Kendyl Harmeling, Writing Consultant
I remember sitting outside my old apartment with my best friend, smoking in the heat wave that broke Connecticut at the end of this past July, and talking about how the world felt like it was topsy-turvy. We laughed about how Mercury was in retrograde, and how every little detail of being alive felt only slightly off-kilter, how our lives were noticeably ever just different.
Like we were still us, but not the us we had once so recently been. In the week leading up to my move, we sat outside our old apartment-home every night like that. Hazy and confused. We cried. Mostly, we laughed. Sometimes, we yelled at our neighbor for never having baked us the broccoli quiche he promised to. The night before I left, my friends and I went to the dive bar I had worked at that entire year, and sang, badly, our favorite classic rock karaoke songs.
But, “you-know-what-they-say about the young…” I woke up the next afternoon and was alone. My room full of everything I ever owned, packed, and pristinely kept. My dad had already left for work. I left a note on the counter that I was moving 816 miles in a few minutes, and I loved him so much. I drove first to New Haven to pick up my mom for our drive west, and then I left Connecticut. I would like to reach out my hand… I may see-you…and tellllll you to run!
I’ve lived here in Louisville for a month now. Over a month. Spent nights at friends’ houses, found the bars I like, coffee shops, bookstores. I’ve found all the things here that I thought made my life back home a home. A life. I thought it was in the minute, the things I did during the day, that comfort came, but I just feel vacationed.
It’s made me wonder about the qualities of home which transcend distance, the parts of who I am that were just parts of my old environment, and most of all, how uprooting myself from the only place I’ve ever called home has felt like more to me than just a “moving forward” but also feels very really like a “leaving behind.” No one told me that the bore weight of leaving someplace doesn’t lighten, quickly at least.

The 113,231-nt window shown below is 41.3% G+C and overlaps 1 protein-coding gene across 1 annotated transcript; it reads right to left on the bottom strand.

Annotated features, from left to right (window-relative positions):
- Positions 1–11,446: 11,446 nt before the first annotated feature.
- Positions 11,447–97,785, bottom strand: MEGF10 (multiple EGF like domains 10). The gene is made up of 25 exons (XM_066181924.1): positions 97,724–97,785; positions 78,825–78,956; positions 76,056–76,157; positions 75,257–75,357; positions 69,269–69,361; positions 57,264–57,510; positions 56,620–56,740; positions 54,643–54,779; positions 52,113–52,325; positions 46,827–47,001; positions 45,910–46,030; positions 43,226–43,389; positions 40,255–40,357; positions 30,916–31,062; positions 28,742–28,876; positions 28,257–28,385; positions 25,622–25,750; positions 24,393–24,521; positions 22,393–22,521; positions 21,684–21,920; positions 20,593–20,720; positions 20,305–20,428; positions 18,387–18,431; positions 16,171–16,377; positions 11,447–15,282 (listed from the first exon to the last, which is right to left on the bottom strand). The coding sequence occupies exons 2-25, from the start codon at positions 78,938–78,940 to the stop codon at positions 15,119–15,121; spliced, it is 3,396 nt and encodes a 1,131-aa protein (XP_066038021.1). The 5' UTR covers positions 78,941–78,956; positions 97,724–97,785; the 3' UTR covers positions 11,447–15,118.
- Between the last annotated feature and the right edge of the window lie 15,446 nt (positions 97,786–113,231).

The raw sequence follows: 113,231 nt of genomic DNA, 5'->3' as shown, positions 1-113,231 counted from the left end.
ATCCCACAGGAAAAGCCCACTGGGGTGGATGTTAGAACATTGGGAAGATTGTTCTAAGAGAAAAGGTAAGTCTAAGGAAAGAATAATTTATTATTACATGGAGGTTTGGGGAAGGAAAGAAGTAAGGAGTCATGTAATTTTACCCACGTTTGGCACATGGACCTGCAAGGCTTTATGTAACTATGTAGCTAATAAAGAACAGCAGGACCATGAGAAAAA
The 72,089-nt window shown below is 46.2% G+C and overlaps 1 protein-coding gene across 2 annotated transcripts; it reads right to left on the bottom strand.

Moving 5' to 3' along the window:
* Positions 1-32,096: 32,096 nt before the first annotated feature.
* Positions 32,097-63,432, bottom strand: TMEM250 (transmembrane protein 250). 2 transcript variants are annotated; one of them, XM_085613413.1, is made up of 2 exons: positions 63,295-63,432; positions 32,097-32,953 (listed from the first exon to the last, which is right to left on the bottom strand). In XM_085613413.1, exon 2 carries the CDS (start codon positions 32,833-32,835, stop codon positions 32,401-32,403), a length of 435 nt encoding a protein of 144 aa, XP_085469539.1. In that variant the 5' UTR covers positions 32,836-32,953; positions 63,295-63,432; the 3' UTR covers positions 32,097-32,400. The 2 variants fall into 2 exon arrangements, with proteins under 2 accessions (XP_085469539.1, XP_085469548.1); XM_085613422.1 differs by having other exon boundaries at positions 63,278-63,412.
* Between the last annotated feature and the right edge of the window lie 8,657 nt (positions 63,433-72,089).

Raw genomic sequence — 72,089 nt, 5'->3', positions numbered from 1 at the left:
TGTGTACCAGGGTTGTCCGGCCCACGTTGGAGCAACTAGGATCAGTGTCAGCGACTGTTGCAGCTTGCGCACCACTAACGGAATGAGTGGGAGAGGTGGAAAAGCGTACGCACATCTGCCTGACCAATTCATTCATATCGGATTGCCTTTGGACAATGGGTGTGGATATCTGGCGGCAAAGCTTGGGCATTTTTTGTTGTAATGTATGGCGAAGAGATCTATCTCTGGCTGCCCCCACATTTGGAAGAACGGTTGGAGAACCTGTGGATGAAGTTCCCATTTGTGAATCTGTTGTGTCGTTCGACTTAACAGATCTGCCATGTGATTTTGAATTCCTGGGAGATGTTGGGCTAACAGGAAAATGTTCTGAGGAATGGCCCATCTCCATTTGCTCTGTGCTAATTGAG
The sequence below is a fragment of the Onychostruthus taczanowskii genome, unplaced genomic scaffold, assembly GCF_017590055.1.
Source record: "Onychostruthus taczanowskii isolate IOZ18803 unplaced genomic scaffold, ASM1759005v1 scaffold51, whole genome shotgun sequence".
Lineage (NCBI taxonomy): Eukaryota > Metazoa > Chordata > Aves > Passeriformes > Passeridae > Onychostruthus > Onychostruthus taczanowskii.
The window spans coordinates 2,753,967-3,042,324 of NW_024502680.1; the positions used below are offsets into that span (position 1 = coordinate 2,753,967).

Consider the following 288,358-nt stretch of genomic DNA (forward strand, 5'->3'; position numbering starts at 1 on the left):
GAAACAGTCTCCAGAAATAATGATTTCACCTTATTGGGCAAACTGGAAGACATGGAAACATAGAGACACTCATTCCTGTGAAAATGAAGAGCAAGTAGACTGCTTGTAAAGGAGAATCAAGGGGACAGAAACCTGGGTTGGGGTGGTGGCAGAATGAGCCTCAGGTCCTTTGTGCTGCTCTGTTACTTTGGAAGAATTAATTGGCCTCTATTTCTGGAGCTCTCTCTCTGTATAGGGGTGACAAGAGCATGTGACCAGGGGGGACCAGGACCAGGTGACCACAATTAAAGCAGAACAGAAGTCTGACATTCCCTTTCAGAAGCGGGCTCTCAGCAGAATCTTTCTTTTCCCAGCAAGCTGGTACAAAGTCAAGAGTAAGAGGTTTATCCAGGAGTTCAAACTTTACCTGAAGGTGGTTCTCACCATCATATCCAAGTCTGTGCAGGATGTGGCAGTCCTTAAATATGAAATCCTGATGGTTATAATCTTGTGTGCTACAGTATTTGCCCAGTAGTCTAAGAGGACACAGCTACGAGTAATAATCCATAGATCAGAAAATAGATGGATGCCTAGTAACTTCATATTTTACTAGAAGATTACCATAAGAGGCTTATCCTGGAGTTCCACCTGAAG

I read Rilke’s Letters to a Young Poet this summer, in that other life I lead. His writing inspired and terrified. In it, Rilke writes about the importance of observational poetry, how being tragically human and trying to understand the profound are incongruent pursuits. How humans really can’t understand the profound, how we’re sentenced to living only in the momentary, the lovely, and the ugly. It’s in the making poetic these things that poetry can attempt to transform meaning from nothing into profundity.
Since moving here and trying to find that settlement of home in a thin crusted, forced routine, I write a poem every day. I started this practice the third night after my mom left and I was suddenly aware that I was alone, 816 miles from everything I love. The poems aren’t all good. Most of them, actually, are real bad. But they’re little homes, each one. The beginning observation of this new place, where I live and am, in fact, not vacationing. Rilke was right whenever he wrote that, that we can learn how to live just from looking around. Here are some observations that have helped me ground myself in this, a new home:
I sleep next to a street lamp, near the corner of Saint Catherine and Preston where that woman sits on a bench with her cat. It’s a yellow light.
I’m waiting for a crack of thunder again.
I’m waiting for tiredness to set in and put me to sleep.
I’m waiting for my body to stop moving and for that great unknowable to quiet.
It feels like the air here is static with wait, a pause, a moment before exhale.
Out my window is unrushed, cattle traffic and the eager unrest for the arrival of that great big thing…
I had a dream last night that the world would end in one searing-hot, pink instant.
Immediate and satisfying.
Unlike the visible end of the crumbled rock wall across from my apartment.
The one keeping the giant oak tree from cracking through the sidewalk we seldom use.
That end took time.
It’s the sort of decay which weathers into material.
The patient kind.
My someday bright-stop is restless.
Waiting for the oak fall, the sidewalk end, and my momentary to begin.
In my 18th century poetry class, my professor said, “Well… I suppose it never really feels like anything comes to a conclusion.” I know she was talking about Defoe’s lack of chapter division in Moll Flanders, but the fluidity of story reaches me, here, in Louisville, Kentucky. I am the same person, only further from home. But, maybe closer than I think.